The New York Times reported in January that President Obama, who deeply believes banning gay men and women from serving openly in the military is “just wrong,” was finally spurred to push for repeal of Don’t Ask, Don’t Tell by the realization that “if he did not change the policy, his administration would be forced to defend publicly the constitutionality of a law he had long opposed.”
Unfortunately, that’s exactly what the Justice Department is doing, defending the constitutionality of DADT against a lawsuit filed by the Log Cabin Republicans in 2004. This brief, submitted yesterday, notes that Congress is considering repealing the policy, but quotes “from retired Gen. Colin Powell’s statements nearly two decades ago in favor of the gays-in-the-military ban without noting that Powell has since reversed himself on the issue.” The brief also regurgitates numerous conservative talking points:
- General Colin Powell similarly testified that, “[t]o win wars, we create cohesive teams of warriors who will bond so tightly that they are prepared to go into battle and give their lives if necessary for the accomplishment of the mission and for the cohesion of the group and for their individual buddies.” Id. Congress found that unit cohesion is improved by reducing or eliminating the potential for sexual tension to distract the members of the unit, and by protecting the personal privacy of service members.
- General Powell testified that homosexual conduct in units “involves matters of privacy and human sexuality that, . . . if allowed to exist openly in the military, would affect the cohesion and well-being of the force.”…He further testified that “it would be prejudicial to good order and discipline” if the military required heterosexuals and persons who demonstrate that they do or are likely to engage in homosexual acts “to share the most private facilities together,” id. at 283, and that “[c]ohesion is strengthened or weakened in the intimate living arrangements we force upon our people.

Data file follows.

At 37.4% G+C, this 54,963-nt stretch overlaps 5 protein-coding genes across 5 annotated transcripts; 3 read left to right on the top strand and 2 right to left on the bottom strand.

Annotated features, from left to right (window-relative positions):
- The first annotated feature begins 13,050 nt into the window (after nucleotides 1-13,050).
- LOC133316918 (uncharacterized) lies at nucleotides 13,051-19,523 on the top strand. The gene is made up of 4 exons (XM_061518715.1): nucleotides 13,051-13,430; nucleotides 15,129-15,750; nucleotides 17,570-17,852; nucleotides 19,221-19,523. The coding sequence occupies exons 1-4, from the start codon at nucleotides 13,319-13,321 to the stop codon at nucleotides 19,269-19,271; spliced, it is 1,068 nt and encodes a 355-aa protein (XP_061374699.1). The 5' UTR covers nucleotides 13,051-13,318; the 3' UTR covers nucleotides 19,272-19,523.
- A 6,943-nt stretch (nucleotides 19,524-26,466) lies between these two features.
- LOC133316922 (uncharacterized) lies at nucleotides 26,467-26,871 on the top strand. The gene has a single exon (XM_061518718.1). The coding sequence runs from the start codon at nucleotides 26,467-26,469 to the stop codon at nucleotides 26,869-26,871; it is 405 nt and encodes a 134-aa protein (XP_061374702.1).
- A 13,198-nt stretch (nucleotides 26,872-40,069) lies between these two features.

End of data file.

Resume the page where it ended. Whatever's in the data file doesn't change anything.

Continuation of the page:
- Among other things, Congress determined that the statute was necessary because “[t]he presence in the Armed Forces of persons who demonstrate a propensity or intent to engage in homosexual acts would create an unacceptable risk to the high standards of morale, good order and discipline, and unit cohesion that are the essence of military capability.
Gen. Collin Powell officially announced his opposition to DADT back in February, noting that “attitudes and circumstances have changed.” Yet DOJ continues to cite his outdated views to justify a policy that the government is supposed to be unraveling.
All this puts Obama and repeal advocates in a strange position. It’s difficult to push for reform and push back against supporters of the policy when the federal government is using their arguments to defend it. If anything will motivate the president and his national security team to begin working directly with Congress to get repeal legislation into this year’s defense authorization bill, this is it.